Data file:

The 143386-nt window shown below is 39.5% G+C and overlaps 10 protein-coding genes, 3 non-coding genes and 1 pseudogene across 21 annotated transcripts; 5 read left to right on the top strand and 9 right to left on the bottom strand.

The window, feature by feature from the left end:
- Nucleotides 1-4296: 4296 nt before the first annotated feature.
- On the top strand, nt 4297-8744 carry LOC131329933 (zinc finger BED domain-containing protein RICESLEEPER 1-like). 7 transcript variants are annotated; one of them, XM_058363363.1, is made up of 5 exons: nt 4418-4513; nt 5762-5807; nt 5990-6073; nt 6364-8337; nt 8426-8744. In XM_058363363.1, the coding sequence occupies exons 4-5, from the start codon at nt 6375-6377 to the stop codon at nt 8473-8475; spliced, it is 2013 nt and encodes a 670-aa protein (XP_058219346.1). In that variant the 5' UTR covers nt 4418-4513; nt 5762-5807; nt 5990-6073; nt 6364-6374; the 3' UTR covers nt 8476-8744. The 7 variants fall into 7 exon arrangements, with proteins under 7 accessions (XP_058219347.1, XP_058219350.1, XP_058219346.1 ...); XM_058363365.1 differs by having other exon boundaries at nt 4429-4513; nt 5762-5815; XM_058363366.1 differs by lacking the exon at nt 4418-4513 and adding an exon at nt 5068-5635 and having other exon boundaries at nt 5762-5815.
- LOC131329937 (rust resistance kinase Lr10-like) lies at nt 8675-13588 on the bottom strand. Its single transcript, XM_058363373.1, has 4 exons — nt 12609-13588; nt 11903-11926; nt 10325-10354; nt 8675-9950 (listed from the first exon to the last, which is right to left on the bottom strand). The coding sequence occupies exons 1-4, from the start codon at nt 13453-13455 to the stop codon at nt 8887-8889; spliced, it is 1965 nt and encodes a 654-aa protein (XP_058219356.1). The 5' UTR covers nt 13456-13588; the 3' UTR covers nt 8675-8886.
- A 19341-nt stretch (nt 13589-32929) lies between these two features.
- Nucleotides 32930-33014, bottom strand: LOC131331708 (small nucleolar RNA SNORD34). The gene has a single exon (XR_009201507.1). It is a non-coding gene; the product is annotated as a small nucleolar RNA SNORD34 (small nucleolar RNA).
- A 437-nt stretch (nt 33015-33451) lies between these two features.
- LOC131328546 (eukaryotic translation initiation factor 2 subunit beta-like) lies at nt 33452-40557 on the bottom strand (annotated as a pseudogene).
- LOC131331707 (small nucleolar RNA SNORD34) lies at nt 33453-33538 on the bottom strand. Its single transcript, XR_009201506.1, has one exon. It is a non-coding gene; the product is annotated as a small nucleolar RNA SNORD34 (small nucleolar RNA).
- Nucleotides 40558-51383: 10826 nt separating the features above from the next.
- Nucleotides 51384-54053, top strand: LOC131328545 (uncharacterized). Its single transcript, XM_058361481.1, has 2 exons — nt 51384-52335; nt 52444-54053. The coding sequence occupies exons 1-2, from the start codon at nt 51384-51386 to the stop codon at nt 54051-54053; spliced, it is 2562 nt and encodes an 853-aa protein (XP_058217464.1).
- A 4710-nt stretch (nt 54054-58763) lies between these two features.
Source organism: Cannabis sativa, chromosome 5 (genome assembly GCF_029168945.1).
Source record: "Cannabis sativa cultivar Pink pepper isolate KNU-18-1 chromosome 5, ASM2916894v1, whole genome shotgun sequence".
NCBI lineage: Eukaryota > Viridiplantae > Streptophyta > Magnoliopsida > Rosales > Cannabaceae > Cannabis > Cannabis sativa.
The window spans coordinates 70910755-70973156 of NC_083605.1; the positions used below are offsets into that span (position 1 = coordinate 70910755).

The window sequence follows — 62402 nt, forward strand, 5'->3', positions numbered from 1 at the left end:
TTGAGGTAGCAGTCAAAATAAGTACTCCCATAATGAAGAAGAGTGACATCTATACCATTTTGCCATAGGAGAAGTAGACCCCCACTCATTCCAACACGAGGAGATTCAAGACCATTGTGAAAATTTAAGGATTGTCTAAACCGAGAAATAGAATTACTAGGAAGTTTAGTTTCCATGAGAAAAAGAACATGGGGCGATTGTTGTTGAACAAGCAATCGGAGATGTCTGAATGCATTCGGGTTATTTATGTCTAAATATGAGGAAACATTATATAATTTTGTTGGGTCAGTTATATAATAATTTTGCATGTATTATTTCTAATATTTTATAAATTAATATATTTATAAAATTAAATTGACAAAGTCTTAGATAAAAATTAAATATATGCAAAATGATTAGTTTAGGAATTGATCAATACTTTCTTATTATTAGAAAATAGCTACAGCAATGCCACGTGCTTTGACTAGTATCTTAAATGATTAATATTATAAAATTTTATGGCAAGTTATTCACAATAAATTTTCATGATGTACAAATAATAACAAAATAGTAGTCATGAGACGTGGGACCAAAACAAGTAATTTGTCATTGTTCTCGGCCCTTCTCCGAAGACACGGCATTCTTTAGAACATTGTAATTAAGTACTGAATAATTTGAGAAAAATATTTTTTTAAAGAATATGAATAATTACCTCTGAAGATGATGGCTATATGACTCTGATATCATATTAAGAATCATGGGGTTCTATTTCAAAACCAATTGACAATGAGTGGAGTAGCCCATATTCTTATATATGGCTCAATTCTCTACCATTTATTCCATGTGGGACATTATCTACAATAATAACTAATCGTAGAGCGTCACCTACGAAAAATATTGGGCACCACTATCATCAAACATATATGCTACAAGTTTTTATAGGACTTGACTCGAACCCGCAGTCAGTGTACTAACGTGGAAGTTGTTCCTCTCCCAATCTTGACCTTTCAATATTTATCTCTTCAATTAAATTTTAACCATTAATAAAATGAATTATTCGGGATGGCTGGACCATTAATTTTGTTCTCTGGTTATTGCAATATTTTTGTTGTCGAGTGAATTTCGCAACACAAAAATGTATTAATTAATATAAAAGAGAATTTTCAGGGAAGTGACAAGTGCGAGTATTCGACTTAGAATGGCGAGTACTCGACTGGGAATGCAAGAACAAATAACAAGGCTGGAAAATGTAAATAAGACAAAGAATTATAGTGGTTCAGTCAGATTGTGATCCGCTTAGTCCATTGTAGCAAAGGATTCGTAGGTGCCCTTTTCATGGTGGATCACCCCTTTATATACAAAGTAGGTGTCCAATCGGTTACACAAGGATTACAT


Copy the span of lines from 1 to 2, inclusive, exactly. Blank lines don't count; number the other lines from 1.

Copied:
The 143386-nt window shown below is 39.5% G+C and overlaps 10 protein-coding genes, 3 non-coding genes and 1 pseudogene across 21 annotated transcripts; 5 read left to right on the top strand and 9 right to left on the bottom strand.

The window, feature by feature from the left end: